In order to overcome the problems entailed by the use of low molecular weight compounds, Japanese Pat. Laid-Open Publication No. 2002-80817 suggests thermal curing and foaming treatment of acrylic copolymers having a high molecular weight of 100,000 or more to prepare crosslinked foamed adhesives. The simultaneous execution of thermal curing and thermal foaming according to the prior art cause the size and distribution of foam cells to vary with temperature so as to result in poor uniformity of the properties of the final product. Particularly, the adhesive sheet has non-homogeneous surfaces, which reduce the expansion of the bonding area.

Korean Pat. Laid-Open Publication No. 2003-0092759 describes a UV-cuing foaming resin composition comprising photopolymerizable urethane acrylate oligomers, acetal-based compounds, a photo-decomposable foaming agent, such as sulonium salts or azo-based compounds, and a photocatalyst. Although undergoing chemical foaming in the presence of UV light, it is very difficult to control the size and distribution of foam cells and to set working conditions. The UV photolysis of the photoinitiator produces too many radicals, which makes the resin a low molecular weight structure, deteriorating cohesive properties of the adhesive. In addition, when the products of this method are used for a long period of time at high temperatures, the nitrogen gas, which is trapped in the resulting foam cells, may leak, exerting a bad influence on the long-term reliability of the adhesive.

Korean Pat. Laid-Open Publication No. 1988-0002964 discloses a foamed pressure-sensitive adhesive sheet with thermoplastic hollow polymeric microspheres having a very low density dispersed therein. The hollow microspheres in the adhesive sheet hinder the increase in the bonding area of the adhesive sheet with regard to glass or metal substrates due to their elasticity. Further, when used for a long period of time at high temperatures, the microspheres expand, which separates the adhesive from the substrate.

DISCLOSURE

The present inventors found that an adhesive sheet comprising hollow parts can be prepared by curing an acrylic polymer comprising hollow microspheres dispersed therein and then rupturing the hollow microspheres. Also, this preparation technique has an advantage over conventional techniques in terms of controlling the size and distribution of foam cells. Also, the adhesive sheet of the present invention is found to change slightly in physical properties with thickness and be able to reduce noise and vibration thanks to the presence of hollow parts therein. Unlike the conventional adhesive sheets in which hollow microspheres remain intact, the adhesive sheets of the present invention enjoy the advantages of having significantly improved flexibility, bonding area, adhesive force, and durability at high temperatures.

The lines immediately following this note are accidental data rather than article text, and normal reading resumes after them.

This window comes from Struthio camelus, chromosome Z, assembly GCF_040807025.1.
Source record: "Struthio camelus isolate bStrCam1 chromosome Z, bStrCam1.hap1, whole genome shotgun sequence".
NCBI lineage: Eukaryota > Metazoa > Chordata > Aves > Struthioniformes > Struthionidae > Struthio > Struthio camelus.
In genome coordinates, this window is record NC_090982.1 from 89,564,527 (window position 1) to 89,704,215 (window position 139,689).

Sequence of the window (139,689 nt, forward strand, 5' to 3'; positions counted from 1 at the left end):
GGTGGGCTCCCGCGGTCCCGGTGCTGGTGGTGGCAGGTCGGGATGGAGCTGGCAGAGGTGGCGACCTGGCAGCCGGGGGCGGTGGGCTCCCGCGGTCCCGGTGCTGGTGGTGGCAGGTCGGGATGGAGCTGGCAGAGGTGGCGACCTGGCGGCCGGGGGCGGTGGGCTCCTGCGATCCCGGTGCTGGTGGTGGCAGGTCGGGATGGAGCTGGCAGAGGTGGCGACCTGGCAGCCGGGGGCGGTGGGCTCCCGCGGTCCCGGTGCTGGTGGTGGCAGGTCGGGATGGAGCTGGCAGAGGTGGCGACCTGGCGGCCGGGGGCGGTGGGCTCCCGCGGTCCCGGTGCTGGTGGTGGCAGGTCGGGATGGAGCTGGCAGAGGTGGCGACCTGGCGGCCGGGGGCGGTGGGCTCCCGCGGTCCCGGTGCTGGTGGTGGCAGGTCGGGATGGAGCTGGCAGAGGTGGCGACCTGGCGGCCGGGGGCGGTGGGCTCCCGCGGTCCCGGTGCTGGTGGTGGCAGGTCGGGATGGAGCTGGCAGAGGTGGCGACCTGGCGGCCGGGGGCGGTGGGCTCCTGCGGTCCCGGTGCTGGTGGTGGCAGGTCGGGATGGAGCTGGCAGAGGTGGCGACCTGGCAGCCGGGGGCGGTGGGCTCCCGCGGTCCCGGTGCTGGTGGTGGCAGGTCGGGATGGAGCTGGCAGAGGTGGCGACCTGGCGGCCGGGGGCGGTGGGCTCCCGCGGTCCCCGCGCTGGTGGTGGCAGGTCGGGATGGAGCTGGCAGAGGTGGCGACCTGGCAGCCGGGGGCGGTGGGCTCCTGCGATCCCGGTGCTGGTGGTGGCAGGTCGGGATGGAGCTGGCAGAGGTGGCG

Accordingly, it is an object of the present invention to provide an adhesive sheet comprising hollow parts, and preparation methods thereof.

In order to accomplish the above object, the present invention provides an adhesive sheet, comprising: a cured acrylic polymer; hollow polymeric microspheres dispersed and ruptured in the cured acrylic polymer, and hollow parts formed by rupturing the hollow polymeric microspheres dispersed in the cured acrylic polymer.

Also, the present invention provides a method for preparing an adhesive sheet, comprising the steps of

a) dispersing hollow polymeric microspheres in an acrylic polymer by mixing the hollow polymeric microspheres and the acrylic polymer;

b) coating the composition obtained by step a) on one or both sides of a substrate;

c) curing the composition coated on the substrate of step b); and

d) rupturing the hollow polymeric microspheres dispersed in the cured composition of step c).

A detailed description of the present invention is provided below.

In the present invention, in order to impart softness to adhesive sheets, hollow polymeric microspheres are dispersed in acrylic polymers, the acrylic polymers are cured, and then the microspheres are ruptured. Upon the rupture of the hollow polymeric microspheres dispersed in the cured acrylic polymers, the gas trapped in the hollow microspheres moves to the surface of the adhesive sheets and is released to the air, so that the cured acrylic polymer has hollow parts formed at the positions occupied by the hollow microspheres. The hollow parts may retain the shapes of the hollow microspheres before rupture, or may have somewhat modified shapes.